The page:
The Facts on Student Debt

From Minnesota Alumni Magazine Spring 2016

By Eric Kaler


We at the University of Minnesota are defying the national narrative around student debt. Our story is filled with fewer students in debt and reduced debt for those who need to borrow. Our success is tied to dramatically improved four-year graduation rates and our aggressive investment in financial aid for those who need it most.

Horror stories dominate the media, such as the $100,000 debt hanging like an albatross around a student’s neck, forcing her to work two low-wage jobs to pay it off. Or the young graduates who can’t afford mortgages and delay starting families because of loan burdens.

Unfortunately, these anecdotes scare some families into believing their children can’t afford to attend the University. But nothing could be further from the truth for most families, even the lowest income ones.

  • For students at the lowest income level, we provide $15,335 in need-based aid—that is, without any loans—which is nearly $1,500 more than tuition and fees.
  • Forty percent of all of our Twin Cities undergraduate students graduate with zero debt from University sources—and if they graduate in four years, then it’s 42 percent with no debt. Of the 60 percent who graduate with debt, the average last year was $26,091—down almost $1,500 per student since 2011.
  • Those who completed their undergraduate degrees in four years graduated with an average debt of $24,966—20 percent less than the $31,000 average for students at other colleges statewide.
  • Horror stories? Our most recent graduating class of 7,387 students had a grand total of four students with debt of $100,000 or more. Four.

Don’t get me wrong, facing $25,000 of debt is daunting. But that didn’t purchase a product with depreciating value, like a new car. A four-year college degree in 2016 appreciates: It’s worth at least $1 million more than a high school diploma over the course of a person’s career. I’d take that 40:1 return on investment any day.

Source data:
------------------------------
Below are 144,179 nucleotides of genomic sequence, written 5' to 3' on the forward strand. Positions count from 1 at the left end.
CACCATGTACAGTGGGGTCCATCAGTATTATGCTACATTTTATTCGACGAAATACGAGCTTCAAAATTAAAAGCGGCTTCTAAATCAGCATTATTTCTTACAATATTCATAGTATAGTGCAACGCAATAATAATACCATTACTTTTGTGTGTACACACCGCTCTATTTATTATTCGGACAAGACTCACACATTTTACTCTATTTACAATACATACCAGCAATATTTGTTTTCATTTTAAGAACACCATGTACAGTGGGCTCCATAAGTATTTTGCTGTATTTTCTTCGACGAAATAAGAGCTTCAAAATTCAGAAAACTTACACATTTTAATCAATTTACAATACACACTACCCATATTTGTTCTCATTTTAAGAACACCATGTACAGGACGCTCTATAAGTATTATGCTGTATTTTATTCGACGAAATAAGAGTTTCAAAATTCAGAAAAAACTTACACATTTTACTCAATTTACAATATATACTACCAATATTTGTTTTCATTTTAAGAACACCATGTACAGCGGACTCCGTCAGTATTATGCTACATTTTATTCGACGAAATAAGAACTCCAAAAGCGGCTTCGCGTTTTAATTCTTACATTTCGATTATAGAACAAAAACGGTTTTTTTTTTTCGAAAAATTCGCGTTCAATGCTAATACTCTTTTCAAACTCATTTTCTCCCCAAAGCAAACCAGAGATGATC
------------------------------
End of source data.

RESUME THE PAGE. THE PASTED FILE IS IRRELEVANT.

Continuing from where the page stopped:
How did we defy the national narrative? We emphasized the importance of graduating in four years because, on average, student debt increases nearly 20 percent for those who take five years to graduate. With the help of the legislature and governor, along with a two-year tuition freeze, over the past five years we held tuition increases below the rate of inflation. Including loans, we provide $500 million a year in financial aid. We organized course offerings to ensure students can get classes they need to graduate on time, and we waived tuition for credits beyond 13 per semester; students now are averaging 15 credits per semester. We increased advising to keep students on pace to graduate, saving them a total of $7.7 million in potential loan debt over four years. No wonder our four-year graduation rate has more than doubled over the past 15 years to 63 percent—and is rising every year.

Which leads to Convocation, our annual celebration for incoming students. As they enter Mariucci Arena we hand each of them an envelope. Inside they find maroon-and-gold tassels with a charm that simply states the year of their graduation date, always four years hence.

My message to students is clear: We’re thrilled you’re here, and we want your experience to be filled with academic excellence, maturity, and fun. But four years is the goal because it limits debt.

Of course we have work to do to continue to defy the national narrative. As is true for so many things, it’s better in Minnesota.


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